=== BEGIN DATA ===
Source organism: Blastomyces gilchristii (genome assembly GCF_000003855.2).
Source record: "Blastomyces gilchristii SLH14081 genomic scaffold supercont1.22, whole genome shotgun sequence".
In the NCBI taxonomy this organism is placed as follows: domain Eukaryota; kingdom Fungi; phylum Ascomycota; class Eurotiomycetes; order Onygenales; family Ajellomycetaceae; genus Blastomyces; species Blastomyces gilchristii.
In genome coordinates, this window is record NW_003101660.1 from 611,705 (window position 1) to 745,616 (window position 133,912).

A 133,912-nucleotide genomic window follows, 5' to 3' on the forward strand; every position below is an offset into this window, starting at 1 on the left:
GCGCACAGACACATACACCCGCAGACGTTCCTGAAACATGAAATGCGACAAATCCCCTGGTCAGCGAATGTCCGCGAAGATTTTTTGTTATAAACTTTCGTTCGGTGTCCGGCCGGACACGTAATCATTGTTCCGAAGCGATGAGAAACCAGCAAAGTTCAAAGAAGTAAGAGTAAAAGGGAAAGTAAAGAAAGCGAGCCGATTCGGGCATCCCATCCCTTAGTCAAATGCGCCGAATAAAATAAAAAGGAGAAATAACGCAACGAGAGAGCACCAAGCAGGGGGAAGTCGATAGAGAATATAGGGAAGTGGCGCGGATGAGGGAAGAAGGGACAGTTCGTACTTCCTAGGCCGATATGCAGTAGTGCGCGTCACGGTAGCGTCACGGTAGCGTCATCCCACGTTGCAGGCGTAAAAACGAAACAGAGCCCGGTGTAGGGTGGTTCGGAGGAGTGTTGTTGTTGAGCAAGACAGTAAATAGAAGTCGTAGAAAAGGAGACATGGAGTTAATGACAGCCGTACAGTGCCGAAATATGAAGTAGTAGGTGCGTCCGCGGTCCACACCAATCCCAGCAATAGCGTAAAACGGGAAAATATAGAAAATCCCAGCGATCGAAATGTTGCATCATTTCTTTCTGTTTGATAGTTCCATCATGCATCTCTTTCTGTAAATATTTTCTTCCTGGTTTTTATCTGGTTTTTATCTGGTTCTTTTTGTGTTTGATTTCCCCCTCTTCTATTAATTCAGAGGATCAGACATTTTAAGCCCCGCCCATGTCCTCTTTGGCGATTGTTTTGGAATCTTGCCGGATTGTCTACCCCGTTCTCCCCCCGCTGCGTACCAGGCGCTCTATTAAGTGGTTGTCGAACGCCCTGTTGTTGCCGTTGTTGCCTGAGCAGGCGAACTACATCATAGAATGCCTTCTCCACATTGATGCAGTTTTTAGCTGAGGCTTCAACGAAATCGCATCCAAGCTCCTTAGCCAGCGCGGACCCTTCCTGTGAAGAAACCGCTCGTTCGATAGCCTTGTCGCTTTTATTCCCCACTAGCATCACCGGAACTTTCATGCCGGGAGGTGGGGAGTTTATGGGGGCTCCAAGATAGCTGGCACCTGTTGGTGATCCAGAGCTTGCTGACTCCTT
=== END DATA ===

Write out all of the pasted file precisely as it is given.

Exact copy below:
Source organism: Blastomyces gilchristii (genome assembly GCF_000003855.2).
Source record: "Blastomyces gilchristii SLH14081 genomic scaffold supercont1.22, whole genome shotgun sequence".
In the NCBI taxonomy this organism is placed as follows: domain Eukaryota; kingdom Fungi; phylum Ascomycota; class Eurotiomycetes; order Onygenales; family Ajellomycetaceae; genus Blastomyces; species Blastomyces gilchristii.
In genome coordinates, this window is record NW_003101660.1 from 611,705 (window position 1) to 745,616 (window position 133,912).

A 133,912-nucleotide genomic window follows, 5' to 3' on the forward strand; every position below is an offset into this window, starting at 1 on the left:
GCGCACAGACACATACACCCGCAGACGTTCCTGAAACATGAAATGCGACAAATCCCCTGGTCAGCGAATGTCCGCGAAGATTTTTTGTTATAAACTTTCGTTCGGTGTCCGGCCGGACACGTAATCATTGTTCCGAAGCGATGAGAAACCAGCAAAGTTCAAAGAAGTAAGAGTAAAAGGGAAAGTAAAGAAAGCGAGCCGATTCGGGCATCCCATCCCTTAGTCAAATGCGCCGAATAAAATAAAAAGGAGAAATAACGCAACGAGAGAGCACCAAGCAGGGGGAAGTCGATAGAGAATATAGGGAAGTGGCGCGGATGAGGGAAGAAGGGACAGTTCGTACTTCCTAGGCCGATATGCAGTAGTGCGCGTCACGGTAGCGTCACGGTAGCGTCATCCCACGTTGCAGGCGTAAAAACGAAACAGAGCCCGGTGTAGGGTGGTTCGGAGGAGTGTTGTTGTTGAGCAAGACAGTAAATAGAAGTCGTAGAAAAGGAGACATGGAGTTAATGACAGCCGTACAGTGCCGAAATATGAAGTAGTAGGTGCGTCCGCGGTCCACACCAATCCCAGCAATAGCGTAAAACGGGAAAATATAGAAAATCCCAGCGATCGAAATGTTGCATCATTTCTTTCTGTTTGATAGTTCCATCATGCATCTCTTTCTGTAAATATTTTCTTCCTGGTTTTTATCTGGTTTTTATCTGGTTCTTTTTGTGTTTGATTTCCCCCTCTTCTATTAATTCAGAGGATCAGACATTTTAAGCCCCGCCCATGTCCTCTTTGGCGATTGTTTTGGAATCTTGCCGGATTGTCTACCCCGTTCTCCCCCCGCTGCGTACCAGGCGCTCTATTAAGTGGTTGTCGAACGCCCTGTTGTTGCCGTTGTTGCCTGAGCAGGCGAACTACATCATAGAATGCCTTCTCCACATTGATGCAGTTTTTAGCTGAGGCTTCAACGAAATCGCATCCAAGCTCCTTAGCCAGCGCGGACCCTTCCTGTGAAGAAACCGCTCGTTCGATAGCCTTGTCGCTTTTATTCCCCACTAGCATCACCGGAACTTTCATGCCGGGAGGTGGGGAGTTTATGGGGGCTCCAAGATAGCTGGCACCTGTTGGTGATCCAGAGCTTGCTGACTCCTT